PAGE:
If this is not on Steve Smith’s voicemail, as one of the twitterati claims, it should have been, particularly during the Ashes: “You have reached the voicemail of Steve Smith. I’m not out.”
Edit to referee Ben Cummins’ Wikipedia page following the NRL grand final where he made a crucial “six again” error, that helped the Roosters win: “He also won the Clive Churchill medal for 2019 while playing for the Sydney Roosters.”
Raiders coach Ricky Stuart took the high road: “The first thing I did when I walked onto the field I went to the four officials and congratulated them. No one goes out there to make a mistake. They’ve got tough jobs. We could have won it and we didn’t.” Bravo.
As well as playing a cracker game for the Blues in Origin III, the winger Josh Addo-Carr also managed to snatch the yellow jersey for TFF’s quote of the year: “We were talking to the boys behind the try line, saying ‘believe, believe, believe’. When you believe that’s the kind of thing that happens. It’s crazy man. I can’t believe it.”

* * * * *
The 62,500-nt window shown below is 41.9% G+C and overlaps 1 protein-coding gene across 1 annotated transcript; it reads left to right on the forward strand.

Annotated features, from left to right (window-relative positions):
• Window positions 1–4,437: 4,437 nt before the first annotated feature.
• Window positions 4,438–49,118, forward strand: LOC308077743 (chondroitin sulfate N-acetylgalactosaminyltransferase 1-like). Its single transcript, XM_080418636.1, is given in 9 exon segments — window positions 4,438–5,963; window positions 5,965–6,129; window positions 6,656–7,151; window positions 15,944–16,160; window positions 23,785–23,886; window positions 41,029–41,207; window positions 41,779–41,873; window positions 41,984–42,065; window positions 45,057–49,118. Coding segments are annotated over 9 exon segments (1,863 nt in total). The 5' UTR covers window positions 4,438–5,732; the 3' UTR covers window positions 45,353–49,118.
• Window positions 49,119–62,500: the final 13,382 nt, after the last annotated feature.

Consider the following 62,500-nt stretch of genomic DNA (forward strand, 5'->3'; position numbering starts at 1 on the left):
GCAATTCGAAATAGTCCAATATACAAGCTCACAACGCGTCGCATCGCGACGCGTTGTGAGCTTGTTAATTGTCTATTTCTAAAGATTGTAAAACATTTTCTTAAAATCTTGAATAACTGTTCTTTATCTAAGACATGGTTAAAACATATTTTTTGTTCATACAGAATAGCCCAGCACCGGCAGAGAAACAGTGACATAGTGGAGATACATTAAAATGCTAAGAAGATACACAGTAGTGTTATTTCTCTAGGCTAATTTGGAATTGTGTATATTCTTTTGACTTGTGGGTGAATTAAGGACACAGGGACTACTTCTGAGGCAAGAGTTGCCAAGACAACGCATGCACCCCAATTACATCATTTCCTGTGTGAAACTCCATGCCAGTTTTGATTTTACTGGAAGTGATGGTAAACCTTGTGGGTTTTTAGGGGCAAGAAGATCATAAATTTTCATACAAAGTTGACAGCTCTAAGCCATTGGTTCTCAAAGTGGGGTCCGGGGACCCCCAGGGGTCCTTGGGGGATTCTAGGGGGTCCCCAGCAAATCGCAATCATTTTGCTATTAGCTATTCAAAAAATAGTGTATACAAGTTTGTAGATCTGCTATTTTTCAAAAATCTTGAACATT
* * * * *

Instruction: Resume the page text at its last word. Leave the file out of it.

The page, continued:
Wimbledon Board director Bill Babcock in a letter confirming to Bernard Tomic his prizemoney from losing in the first round is forfeit: “A review of your historical record of misconduct at grand slams, never mind elsewhere, provides little justification for an adjustment. In your case, Bernard, I am sure you would agree there is no historical evidence to give comfort to the theory that you can reform your behaviour.” Ouch.
Tim Paine on being the Test captain: “Even now when I am just at home doing regular things with the kids I think to myself, ‘Wow I am Australian Test captain’ ,and I have a laugh to myself and say, ‘Can you believe this?’ Or I can be watching the news or listening to the radio and someone will say ‘Australian captain Tim Paine …’ and I will just break out in a smile. I love it, and still can’t believe it.”
VRC Chair Amanda Elliott on Racing NSW CEO Peter V’landys lifting the prizemoney of NSW racing and threatening Victorian dominance: “I think it’s just a silly little man making silly decisions. I mean we all understand how important prizemoney is, don’t get me wrong. But at the end of the day, racing is about so much more than prizemoney.” Gambling money? I am clueless what else it is about?
James Faulkner posts on Instagram in early May: “Birthday dinner with the boyfriend (best mate!!!) … and my mother … #togetherfor5years.” There was hell to pay.